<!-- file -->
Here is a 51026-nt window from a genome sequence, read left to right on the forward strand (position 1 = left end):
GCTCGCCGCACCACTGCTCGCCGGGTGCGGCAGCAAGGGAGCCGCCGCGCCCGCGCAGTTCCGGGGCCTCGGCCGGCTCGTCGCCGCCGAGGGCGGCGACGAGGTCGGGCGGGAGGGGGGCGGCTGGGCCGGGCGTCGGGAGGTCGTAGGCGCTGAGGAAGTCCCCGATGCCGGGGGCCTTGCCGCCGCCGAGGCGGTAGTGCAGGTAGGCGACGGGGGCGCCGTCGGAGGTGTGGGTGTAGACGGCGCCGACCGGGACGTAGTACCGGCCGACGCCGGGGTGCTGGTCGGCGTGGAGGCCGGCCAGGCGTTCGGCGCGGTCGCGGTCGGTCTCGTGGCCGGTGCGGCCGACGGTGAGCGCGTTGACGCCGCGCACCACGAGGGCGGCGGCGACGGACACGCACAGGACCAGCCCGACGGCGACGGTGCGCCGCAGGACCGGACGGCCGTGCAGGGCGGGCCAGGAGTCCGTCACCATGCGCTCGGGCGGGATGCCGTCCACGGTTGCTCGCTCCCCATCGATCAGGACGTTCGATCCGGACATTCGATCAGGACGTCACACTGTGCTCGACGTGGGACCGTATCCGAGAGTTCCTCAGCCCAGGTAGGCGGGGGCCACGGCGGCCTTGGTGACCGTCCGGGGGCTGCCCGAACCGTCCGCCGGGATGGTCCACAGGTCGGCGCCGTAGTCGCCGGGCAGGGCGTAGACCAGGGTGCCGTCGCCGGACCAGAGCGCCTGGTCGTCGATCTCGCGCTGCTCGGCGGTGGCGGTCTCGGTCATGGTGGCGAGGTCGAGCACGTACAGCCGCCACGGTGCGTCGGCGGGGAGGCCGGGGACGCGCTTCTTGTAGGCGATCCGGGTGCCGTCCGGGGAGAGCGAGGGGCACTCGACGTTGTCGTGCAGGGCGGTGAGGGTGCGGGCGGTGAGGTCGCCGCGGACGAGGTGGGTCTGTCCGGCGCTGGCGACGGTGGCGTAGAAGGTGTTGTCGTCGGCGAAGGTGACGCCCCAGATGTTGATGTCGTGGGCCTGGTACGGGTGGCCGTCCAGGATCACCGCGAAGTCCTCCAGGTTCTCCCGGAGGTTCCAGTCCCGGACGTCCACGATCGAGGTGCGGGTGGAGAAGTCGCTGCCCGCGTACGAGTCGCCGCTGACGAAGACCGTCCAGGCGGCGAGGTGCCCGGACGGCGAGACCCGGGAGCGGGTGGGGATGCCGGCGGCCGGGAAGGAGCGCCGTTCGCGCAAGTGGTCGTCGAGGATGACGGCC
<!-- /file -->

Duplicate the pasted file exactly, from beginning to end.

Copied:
Here is a 51026-nt window from a genome sequence, read left to right on the forward strand (position 1 = left end):
GCTCGCCGCACCACTGCTCGCCGGGTGCGGCAGCAAGGGAGCCGCCGCGCCCGCGCAGTTCCGGGGCCTCGGCCGGCTCGTCGCCGCCGAGGGCGGCGACGAGGTCGGGCGGGAGGGGGGCGGCTGGGCCGGGCGTCGGGAGGTCGTAGGCGCTGAGGAAGTCCCCGATGCCGGGGGCCTTGCCGCCGCCGAGGCGGTAGTGCAGGTAGGCGACGGGGGCGCCGTCGGAGGTGTGGGTGTAGACGGCGCCGACCGGGACGTAGTACCGGCCGACGCCGGGGTGCTGGTCGGCGTGGAGGCCGGCCAGGCGTTCGGCGCGGTCGCGGTCGGTCTCGTGGCCGGTGCGGCCGACGGTGAGCGCGTTGACGCCGCGCACCACGAGGGCGGCGGCGACGGACACGCACAGGACCAGCCCGACGGCGACGGTGCGCCGCAGGACCGGACGGCCGTGCAGGGCGGGCCAGGAGTCCGTCACCATGCGCTCGGGCGGGATGCCGTCCACGGTTGCTCGCTCCCCATCGATCAGGACGTTCGATCCGGACATTCGATCAGGACGTCACACTGTGCTCGACGTGGGACCGTATCCGAGAGTTCCTCAGCCCAGGTAGGCGGGGGCCACGGCGGCCTTGGTGACCGTCCGGGGGCTGCCCGAACCGTCCGCCGGGATGGTCCACAGGTCGGCGCCGTAGTCGCCGGGCAGGGCGTAGACCAGGGTGCCGTCGCCGGACCAGAGCGCCTGGTCGTCGATCTCGCGCTGCTCGGCGGTGGCGGTCTCGGTCATGGTGGCGAGGTCGAGCACGTACAGCCGCCACGGTGCGTCGGCGGGGAGGCCGGGGACGCGCTTCTTGTAGGCGATCCGGGTGCCGTCCGGGGAGAGCGAGGGGCACTCGACGTTGTCGTGCAGGGCGGTGAGGGTGCGGGCGGTGAGGTCGCCGCGGACGAGGTGGGTCTGTCCGGCGCTGGCGACGGTGGCGTAGAAGGTGTTGTCGTCGGCGAAGGTGACGCCCCAGATGTTGATGTCGTGGGCCTGGTACGGGTGGCCGTCCAGGATCACCGCGAAGTCCTCCAGGTTCTCCCGGAGGTTCCAGTCCCGGACGTCCACGATCGAGGTGCGGGTGGAGAAGTCGCTGCCCGCGTACGAGTCGCCGCTGACGAAGACCGTCCAGGCGGCGAGGTGCCCGGACGGCGAGACCCGGGAGCGGGTGGGGATGCCGGCGGCCGGGAAGGAGCGCCGTTCGCGCAAGTGGTCGTCGAGGATGACGGCC